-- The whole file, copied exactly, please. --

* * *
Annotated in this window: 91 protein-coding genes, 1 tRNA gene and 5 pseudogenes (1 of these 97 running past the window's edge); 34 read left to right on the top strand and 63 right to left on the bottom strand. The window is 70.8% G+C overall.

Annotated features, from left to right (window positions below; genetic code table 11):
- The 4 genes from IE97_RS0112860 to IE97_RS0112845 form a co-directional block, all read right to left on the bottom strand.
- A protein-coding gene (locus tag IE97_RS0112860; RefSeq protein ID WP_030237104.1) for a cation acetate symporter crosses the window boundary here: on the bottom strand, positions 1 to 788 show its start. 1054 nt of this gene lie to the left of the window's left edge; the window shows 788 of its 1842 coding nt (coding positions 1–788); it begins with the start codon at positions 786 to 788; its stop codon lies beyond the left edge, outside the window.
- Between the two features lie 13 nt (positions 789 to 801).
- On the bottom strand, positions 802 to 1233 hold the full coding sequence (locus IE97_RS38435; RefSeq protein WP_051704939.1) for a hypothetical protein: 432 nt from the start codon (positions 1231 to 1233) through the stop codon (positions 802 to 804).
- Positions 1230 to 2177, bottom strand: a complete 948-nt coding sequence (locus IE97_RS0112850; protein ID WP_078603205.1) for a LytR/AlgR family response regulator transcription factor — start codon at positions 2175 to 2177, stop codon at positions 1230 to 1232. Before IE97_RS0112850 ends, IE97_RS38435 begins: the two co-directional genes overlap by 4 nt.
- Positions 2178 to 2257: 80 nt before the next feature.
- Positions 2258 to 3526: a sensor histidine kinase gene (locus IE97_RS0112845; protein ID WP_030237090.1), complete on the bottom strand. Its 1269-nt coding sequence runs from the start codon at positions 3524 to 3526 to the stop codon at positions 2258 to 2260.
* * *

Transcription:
Annotated in this window: 91 protein-coding genes, 1 tRNA gene and 5 pseudogenes (1 of these 97 running past the window's edge); 34 read left to right on the top strand and 63 right to left on the bottom strand. The window is 70.8% G+C overall.

Annotated features, from left to right (window positions below; genetic code table 11):
- The 4 genes from IE97_RS0112860 to IE97_RS0112845 form a co-directional block, all read right to left on the bottom strand.
- A protein-coding gene (locus tag IE97_RS0112860; RefSeq protein ID WP_030237104.1) for a cation acetate symporter crosses the window boundary here: on the bottom strand, positions 1 to 788 show its start. 1054 nt of this gene lie to the left of the window's left edge; the window shows 788 of its 1842 coding nt (coding positions 1–788); it begins with the start codon at positions 786 to 788; its stop codon lies beyond the left edge, outside the window.
- Between the two features lie 13 nt (positions 789 to 801).
- On the bottom strand, positions 802 to 1233 hold the full coding sequence (locus IE97_RS38435; RefSeq protein WP_051704939.1) for a hypothetical protein: 432 nt from the start codon (positions 1231 to 1233) through the stop codon (positions 802 to 804).
- Positions 1230 to 2177, bottom strand: a complete 948-nt coding sequence (locus IE97_RS0112850; protein ID WP_078603205.1) for a LytR/AlgR family response regulator transcription factor — start codon at positions 2175 to 2177, stop codon at positions 1230 to 1232. Before IE97_RS0112850 ends, IE97_RS38435 begins: the two co-directional genes overlap by 4 nt.
- Positions 2178 to 2257: 80 nt before the next feature.
- Positions 2258 to 3526: a sensor histidine kinase gene (locus IE97_RS0112845; protein ID WP_030237090.1), complete on the bottom strand. Its 1269-nt coding sequence runs from the start codon at positions 3524 to 3526 to the stop codon at positions 2258 to 2260.